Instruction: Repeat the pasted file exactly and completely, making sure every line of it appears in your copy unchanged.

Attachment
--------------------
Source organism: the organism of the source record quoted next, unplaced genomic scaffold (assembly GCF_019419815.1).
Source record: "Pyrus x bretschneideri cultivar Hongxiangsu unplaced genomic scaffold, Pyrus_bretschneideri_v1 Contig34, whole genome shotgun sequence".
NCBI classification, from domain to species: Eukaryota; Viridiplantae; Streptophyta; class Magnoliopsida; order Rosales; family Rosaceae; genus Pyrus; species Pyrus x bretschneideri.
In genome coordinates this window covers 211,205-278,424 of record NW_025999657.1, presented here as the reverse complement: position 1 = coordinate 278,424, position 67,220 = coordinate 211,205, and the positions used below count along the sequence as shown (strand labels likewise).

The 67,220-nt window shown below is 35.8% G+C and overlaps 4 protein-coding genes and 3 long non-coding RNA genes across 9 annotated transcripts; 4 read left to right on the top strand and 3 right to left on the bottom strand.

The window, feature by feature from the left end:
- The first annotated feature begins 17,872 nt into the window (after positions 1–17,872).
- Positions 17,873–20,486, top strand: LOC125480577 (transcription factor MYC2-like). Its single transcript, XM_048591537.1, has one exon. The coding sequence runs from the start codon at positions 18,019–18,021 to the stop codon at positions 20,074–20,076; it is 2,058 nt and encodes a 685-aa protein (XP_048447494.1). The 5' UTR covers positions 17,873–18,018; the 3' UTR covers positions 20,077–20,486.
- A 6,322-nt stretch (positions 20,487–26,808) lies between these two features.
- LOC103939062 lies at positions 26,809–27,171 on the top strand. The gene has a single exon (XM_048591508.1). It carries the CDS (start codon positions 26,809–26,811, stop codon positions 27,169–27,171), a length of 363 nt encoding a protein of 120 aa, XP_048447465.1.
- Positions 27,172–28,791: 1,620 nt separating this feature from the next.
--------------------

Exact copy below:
Source organism: the organism of the source record quoted next, unplaced genomic scaffold (assembly GCF_019419815.1).
Source record: "Pyrus x bretschneideri cultivar Hongxiangsu unplaced genomic scaffold, Pyrus_bretschneideri_v1 Contig34, whole genome shotgun sequence".
NCBI classification, from domain to species: Eukaryota; Viridiplantae; Streptophyta; class Magnoliopsida; order Rosales; family Rosaceae; genus Pyrus; species Pyrus x bretschneideri.
In genome coordinates this window covers 211,205-278,424 of record NW_025999657.1, presented here as the reverse complement: position 1 = coordinate 278,424, position 67,220 = coordinate 211,205, and the positions used below count along the sequence as shown (strand labels likewise).

The 67,220-nt window shown below is 35.8% G+C and overlaps 4 protein-coding genes and 3 long non-coding RNA genes across 9 annotated transcripts; 4 read left to right on the top strand and 3 right to left on the bottom strand.

The window, feature by feature from the left end:
- The first annotated feature begins 17,872 nt into the window (after positions 1–17,872).
- Positions 17,873–20,486, top strand: LOC125480577 (transcription factor MYC2-like). Its single transcript, XM_048591537.1, has one exon. The coding sequence runs from the start codon at positions 18,019–18,021 to the stop codon at positions 20,074–20,076; it is 2,058 nt and encodes a 685-aa protein (XP_048447494.1). The 5' UTR covers positions 17,873–18,018; the 3' UTR covers positions 20,077–20,486.
- A 6,322-nt stretch (positions 20,487–26,808) lies between these two features.
- LOC103939062 lies at positions 26,809–27,171 on the top strand. The gene has a single exon (XM_048591508.1). It carries the CDS (start codon positions 26,809–26,811, stop codon positions 27,169–27,171), a length of 363 nt encoding a protein of 120 aa, XP_048447465.1.
- Positions 27,172–28,791: 1,620 nt separating this feature from the next.